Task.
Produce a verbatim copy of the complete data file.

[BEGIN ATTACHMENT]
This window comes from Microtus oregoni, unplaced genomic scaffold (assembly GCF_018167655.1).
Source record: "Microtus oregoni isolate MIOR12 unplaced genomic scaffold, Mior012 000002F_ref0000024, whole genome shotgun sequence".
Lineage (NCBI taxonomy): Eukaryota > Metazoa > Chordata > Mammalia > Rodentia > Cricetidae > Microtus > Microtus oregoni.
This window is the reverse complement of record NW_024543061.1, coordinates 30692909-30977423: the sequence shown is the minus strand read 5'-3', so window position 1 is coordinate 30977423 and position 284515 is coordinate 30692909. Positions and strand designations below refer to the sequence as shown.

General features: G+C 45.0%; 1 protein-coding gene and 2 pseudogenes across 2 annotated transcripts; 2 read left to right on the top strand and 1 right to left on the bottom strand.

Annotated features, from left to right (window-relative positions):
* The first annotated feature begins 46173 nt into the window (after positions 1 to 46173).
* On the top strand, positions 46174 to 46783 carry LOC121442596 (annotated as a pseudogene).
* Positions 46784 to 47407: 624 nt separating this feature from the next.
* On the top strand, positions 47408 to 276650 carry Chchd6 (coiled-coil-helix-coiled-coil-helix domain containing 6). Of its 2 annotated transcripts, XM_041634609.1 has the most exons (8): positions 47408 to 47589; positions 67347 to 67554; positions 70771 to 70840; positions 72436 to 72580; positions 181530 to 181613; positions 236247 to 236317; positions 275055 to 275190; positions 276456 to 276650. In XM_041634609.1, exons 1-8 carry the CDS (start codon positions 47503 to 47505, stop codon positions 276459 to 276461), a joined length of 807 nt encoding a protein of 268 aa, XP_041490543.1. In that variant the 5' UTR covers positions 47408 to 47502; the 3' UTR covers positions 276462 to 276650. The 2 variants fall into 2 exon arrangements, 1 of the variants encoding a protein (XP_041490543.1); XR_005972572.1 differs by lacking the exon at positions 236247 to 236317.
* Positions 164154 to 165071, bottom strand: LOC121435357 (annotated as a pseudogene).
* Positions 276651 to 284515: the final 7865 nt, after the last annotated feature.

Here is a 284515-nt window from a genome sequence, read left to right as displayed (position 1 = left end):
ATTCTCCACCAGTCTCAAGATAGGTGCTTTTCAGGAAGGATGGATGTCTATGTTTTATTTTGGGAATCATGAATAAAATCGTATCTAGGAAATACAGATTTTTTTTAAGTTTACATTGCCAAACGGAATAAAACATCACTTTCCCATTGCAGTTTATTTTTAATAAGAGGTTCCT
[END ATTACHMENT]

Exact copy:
This window comes from Microtus oregoni, unplaced genomic scaffold (assembly GCF_018167655.1).
Source record: "Microtus oregoni isolate MIOR12 unplaced genomic scaffold, Mior012 000002F_ref0000024, whole genome shotgun sequence".
Lineage (NCBI taxonomy): Eukaryota > Metazoa > Chordata > Mammalia > Rodentia > Cricetidae > Microtus > Microtus oregoni.
This window is the reverse complement of record NW_024543061.1, coordinates 30692909-30977423: the sequence shown is the minus strand read 5'-3', so window position 1 is coordinate 30977423 and position 284515 is coordinate 30692909. Positions and strand designations below refer to the sequence as shown.

General features: G+C 45.0%; 1 protein-coding gene and 2 pseudogenes across 2 annotated transcripts; 2 read left to right on the top strand and 1 right to left on the bottom strand.

Annotated features, from left to right (window-relative positions):
* The first annotated feature begins 46173 nt into the window (after positions 1 to 46173).
* On the top strand, positions 46174 to 46783 carry LOC121442596 (annotated as a pseudogene).
* Positions 46784 to 47407: 624 nt separating this feature from the next.
* On the top strand, positions 47408 to 276650 carry Chchd6 (coiled-coil-helix-coiled-coil-helix domain containing 6). Of its 2 annotated transcripts, XM_041634609.1 has the most exons (8): positions 47408 to 47589; positions 67347 to 67554; positions 70771 to 70840; positions 72436 to 72580; positions 181530 to 181613; positions 236247 to 236317; positions 275055 to 275190; positions 276456 to 276650. In XM_041634609.1, exons 1-8 carry the CDS (start codon positions 47503 to 47505, stop codon positions 276459 to 276461), a joined length of 807 nt encoding a protein of 268 aa, XP_041490543.1. In that variant the 5' UTR covers positions 47408 to 47502; the 3' UTR covers positions 276462 to 276650. The 2 variants fall into 2 exon arrangements, 1 of the variants encoding a protein (XP_041490543.1); XR_005972572.1 differs by lacking the exon at positions 236247 to 236317.
* Positions 164154 to 165071, bottom strand: LOC121435357 (annotated as a pseudogene).
* Positions 276651 to 284515: the final 7865 nt, after the last annotated feature.

Here is a 284515-nt window from a genome sequence, read left to right as displayed (position 1 = left end):
ATTCTCCACCAGTCTCAAGATAGGTGCTTTTCAGGAAGGATGGATGTCTATGTTTTATTTTGGGAATCATGAATAAAATCGTATCTAGGAAATACAGATTTTTTTTAAGTTTACATTGCCAAACGGAATAAAACATCACTTTCCCATTGCAGTTTATTTTTAATAAGAGGTTCCT